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  1. #1
    Christopher Kovac's Avatar
    Christopher Kovac Guest

    Default Main panel powered directly through breaker?

    Hi Everyone,

    Ran into something I had never seen before in a 2-family apartment I was inspecting yesterday. The main service for the house was 100 amp copper that entered two clipped utility panels in conduit above the main panels for each apartment. (see picture) The main panel for the second floor (see second picture) appears to be powered by the 50 amp breaker as opposed to the main lug in the upper left. I have enough other issues in the main panel for the first floor to call for an electrician, but I was hoping for some feedback on this...

    Thanks in Advance,
    Chris

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  2. #2
    Join Date
    Mar 2007
    Location
    Ormond Beach, Florida
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    26,252

    Default Re: Main panel powered directly through breaker?

    What your photo is showing is that the black conductor re-identified with "YELLOW" phase tape is the neutral conductor, which should have been re-identified with "white" phase tape. That is one problem, albeit a minor problem.

    The other black conductor, which is not re-identified, is the hot phase conductor ... "one single" hot phase conductor ... which indicates that the upstairs unit is only fed with a 120 volt system, not a 120 volt / 240 volt system. Hopefully, there are no 240 volt appliances up there, I see the gas meters, so the water heater, range, and clothes dryer would all be gas (I hope), and the furnace would be gas (I hope), that leaves ... no ac, unless there are plug-in 120v window or through-the-wall units. This 'could be' another problem, but might not be.

    The back-fed breaker acting as the main needs to be secured down so it cannot be removed easily or accidentally. That is another problem.

    What astounds me, though is that there *are only two (2) circuits* for the upstairs unit. EVERYTHING is operating on those two circuits! That is another problem as you should have two circuits for the kitchen small appliances, and that leaves no circuits for the other outlets.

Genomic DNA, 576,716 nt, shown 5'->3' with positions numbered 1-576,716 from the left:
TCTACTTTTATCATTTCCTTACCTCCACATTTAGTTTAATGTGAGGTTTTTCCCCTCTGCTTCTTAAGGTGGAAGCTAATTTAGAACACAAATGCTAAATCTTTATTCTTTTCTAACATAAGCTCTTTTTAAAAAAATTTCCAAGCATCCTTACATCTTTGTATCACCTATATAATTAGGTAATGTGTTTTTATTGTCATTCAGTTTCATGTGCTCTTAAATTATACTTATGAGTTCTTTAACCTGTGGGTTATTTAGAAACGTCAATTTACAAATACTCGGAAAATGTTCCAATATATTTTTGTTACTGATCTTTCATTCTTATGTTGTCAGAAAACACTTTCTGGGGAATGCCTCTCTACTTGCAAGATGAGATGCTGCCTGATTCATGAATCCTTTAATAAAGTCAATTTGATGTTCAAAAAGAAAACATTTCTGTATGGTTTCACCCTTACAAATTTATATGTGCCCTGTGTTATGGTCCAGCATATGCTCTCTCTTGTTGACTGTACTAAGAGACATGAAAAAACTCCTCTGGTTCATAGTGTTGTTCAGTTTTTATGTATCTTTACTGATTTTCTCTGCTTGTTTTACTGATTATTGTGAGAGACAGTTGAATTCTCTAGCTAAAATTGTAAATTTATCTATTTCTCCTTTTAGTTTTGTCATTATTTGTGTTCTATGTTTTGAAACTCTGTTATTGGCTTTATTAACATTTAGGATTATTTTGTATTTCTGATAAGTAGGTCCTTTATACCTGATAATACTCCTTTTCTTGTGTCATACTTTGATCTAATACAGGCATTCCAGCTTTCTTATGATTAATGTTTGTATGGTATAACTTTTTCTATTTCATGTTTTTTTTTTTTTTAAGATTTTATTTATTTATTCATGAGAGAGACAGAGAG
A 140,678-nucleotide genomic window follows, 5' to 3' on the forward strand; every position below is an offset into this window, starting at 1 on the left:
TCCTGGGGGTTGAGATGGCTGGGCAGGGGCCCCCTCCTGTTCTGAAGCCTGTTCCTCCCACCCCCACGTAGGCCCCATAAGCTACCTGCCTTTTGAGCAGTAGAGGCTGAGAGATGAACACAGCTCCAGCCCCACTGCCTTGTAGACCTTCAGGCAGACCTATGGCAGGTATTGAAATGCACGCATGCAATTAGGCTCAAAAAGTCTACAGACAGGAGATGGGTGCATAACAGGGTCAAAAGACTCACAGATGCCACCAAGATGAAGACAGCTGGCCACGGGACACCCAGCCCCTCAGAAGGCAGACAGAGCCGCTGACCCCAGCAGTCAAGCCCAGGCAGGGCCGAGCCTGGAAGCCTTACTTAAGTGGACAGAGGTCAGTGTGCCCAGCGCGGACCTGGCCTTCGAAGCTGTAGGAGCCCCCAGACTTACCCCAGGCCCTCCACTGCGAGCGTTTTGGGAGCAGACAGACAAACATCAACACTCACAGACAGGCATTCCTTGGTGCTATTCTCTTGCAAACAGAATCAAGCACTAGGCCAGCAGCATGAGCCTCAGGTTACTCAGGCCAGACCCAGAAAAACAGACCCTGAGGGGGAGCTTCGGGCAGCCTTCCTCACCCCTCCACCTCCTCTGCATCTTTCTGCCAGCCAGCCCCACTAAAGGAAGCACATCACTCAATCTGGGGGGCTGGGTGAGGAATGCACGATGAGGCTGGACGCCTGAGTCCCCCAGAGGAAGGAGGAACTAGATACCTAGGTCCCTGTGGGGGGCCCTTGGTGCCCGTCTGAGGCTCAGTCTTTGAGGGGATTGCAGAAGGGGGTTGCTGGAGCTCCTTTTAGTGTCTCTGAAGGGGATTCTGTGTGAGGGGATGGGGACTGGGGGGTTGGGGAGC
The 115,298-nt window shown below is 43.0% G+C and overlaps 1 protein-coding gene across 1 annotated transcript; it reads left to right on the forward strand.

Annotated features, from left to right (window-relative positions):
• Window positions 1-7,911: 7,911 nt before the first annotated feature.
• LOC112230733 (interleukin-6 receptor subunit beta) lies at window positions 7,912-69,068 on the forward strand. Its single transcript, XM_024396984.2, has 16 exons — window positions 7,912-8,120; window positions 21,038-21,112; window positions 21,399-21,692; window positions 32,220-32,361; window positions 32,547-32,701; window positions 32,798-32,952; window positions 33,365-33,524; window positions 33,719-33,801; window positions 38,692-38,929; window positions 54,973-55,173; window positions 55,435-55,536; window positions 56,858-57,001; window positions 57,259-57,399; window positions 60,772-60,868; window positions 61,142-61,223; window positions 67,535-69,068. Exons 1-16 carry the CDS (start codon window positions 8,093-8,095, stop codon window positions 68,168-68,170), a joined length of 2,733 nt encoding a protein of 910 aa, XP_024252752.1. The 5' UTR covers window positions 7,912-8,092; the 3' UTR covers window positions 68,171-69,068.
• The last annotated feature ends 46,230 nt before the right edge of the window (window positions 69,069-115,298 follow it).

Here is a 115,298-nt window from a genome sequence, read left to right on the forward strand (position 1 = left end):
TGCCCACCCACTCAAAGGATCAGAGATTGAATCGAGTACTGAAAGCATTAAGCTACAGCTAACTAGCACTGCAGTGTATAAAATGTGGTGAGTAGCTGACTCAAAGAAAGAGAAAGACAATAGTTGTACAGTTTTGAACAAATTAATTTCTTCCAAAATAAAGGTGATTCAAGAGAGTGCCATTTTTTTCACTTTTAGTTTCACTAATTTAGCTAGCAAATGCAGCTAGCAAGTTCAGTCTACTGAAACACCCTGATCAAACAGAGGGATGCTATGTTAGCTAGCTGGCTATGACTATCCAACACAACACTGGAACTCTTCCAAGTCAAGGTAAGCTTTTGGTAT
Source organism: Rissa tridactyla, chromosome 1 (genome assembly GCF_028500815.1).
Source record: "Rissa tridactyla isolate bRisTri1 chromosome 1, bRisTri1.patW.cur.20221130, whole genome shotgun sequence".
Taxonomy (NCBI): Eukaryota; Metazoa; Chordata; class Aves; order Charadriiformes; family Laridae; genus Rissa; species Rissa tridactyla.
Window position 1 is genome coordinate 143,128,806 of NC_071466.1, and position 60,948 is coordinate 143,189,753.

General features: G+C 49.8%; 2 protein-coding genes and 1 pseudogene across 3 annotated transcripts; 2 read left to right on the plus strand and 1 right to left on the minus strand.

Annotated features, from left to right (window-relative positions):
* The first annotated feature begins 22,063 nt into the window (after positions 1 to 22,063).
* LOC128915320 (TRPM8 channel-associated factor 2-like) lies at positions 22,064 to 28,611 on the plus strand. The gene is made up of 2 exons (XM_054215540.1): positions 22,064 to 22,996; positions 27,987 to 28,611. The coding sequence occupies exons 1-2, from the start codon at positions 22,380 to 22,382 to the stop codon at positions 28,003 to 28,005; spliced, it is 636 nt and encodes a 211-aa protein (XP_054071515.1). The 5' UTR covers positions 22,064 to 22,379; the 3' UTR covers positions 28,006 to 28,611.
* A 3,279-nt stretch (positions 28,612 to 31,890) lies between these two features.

Also, I don't see a ground bond strap or screw to bond the neutral to ground. That is another problem. Which raises the question: is that enclosure/panelboard even rated to be used as "Service Equipment". If so, it would state so on the label, typically something like 'Suitable for use as Service Equipment'.

    Then, of course, there are the other small things shown in the photo.

    Then there is that cloth covered wire which looks 'silver' or 'aluminum' but which is likely "tinned copper" - "tinned copper" was used with rubber insulated conductors to keep the copper and rubber insulation from reacting chemically with each other. At this point in time, that rubber insulation is likely dried out, brittle, and of little use. Meaning that the upstairs unit may need a complete new wiring. You will notice that the bottom circuit is newer, with thermoplastic insulation, so ... does that mean the upstairs apartment only had ONE CIRCUIT?

    I would recommend having a licensed and competent electrical contractor do a load calculation on the upstairs apartment, re-wiring and adding circuits as necessary. That is your best bet with what is shown in those photos.

    Last edited by Jerry Peck; 08-15-2008 at 11:23 AM. Reason: spellin'
    Jerry Peck, Construction / Litigation Consultant
    Construction Litigation Consultants, LLC ( www.ConstructionLitigationConsultants.com )
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  3. #3
    Join Date
    Mar 2007
    Location
    Orlando, FL
    Posts
    1,340

    Default Re: Main panel powered directly through breaker?

    Isn't Binghamton one of those cities where many homes are converted to "multi-family" dwellings and apartments on the cheap (read: improper and unsafe) to cater to the college crowd?


  4. #4
    Join Date
    Apr 2008
    Location
    Western Massachusetts
    Posts
    536

    Default Re: Main panel powered directly through breaker?

    Quote Originally Posted by Jerry Peck View Post
    I would recommend having a licensed and competent electrical contractor do a load calculation on the upstairs apartment, re-wiring and adding circuits as necessary. That is you best bet with what is shown in those photos.
    Two thoughts enter my head, neither of them good.

    Either an unlicensed incompetent electrician installed this setup or a licensed but nonetheless incompetent electrician installed this setup. If it is the latter, how do you find a competent electrician? My state only requires them to be licensed.

    That's clearly not a service panel, perhaps it belongs in a submarine? Might explain the yellow tape.

    What happens when they want a third circuit? Haven't seen any triplex breakers yet - or maybe they can jump from the existing breaker to a second breaker to energize the other bus, and then put another duplex breaker in to provide the 2nd and 3rd circuit? That would probably be the best option fitting with the current setup.


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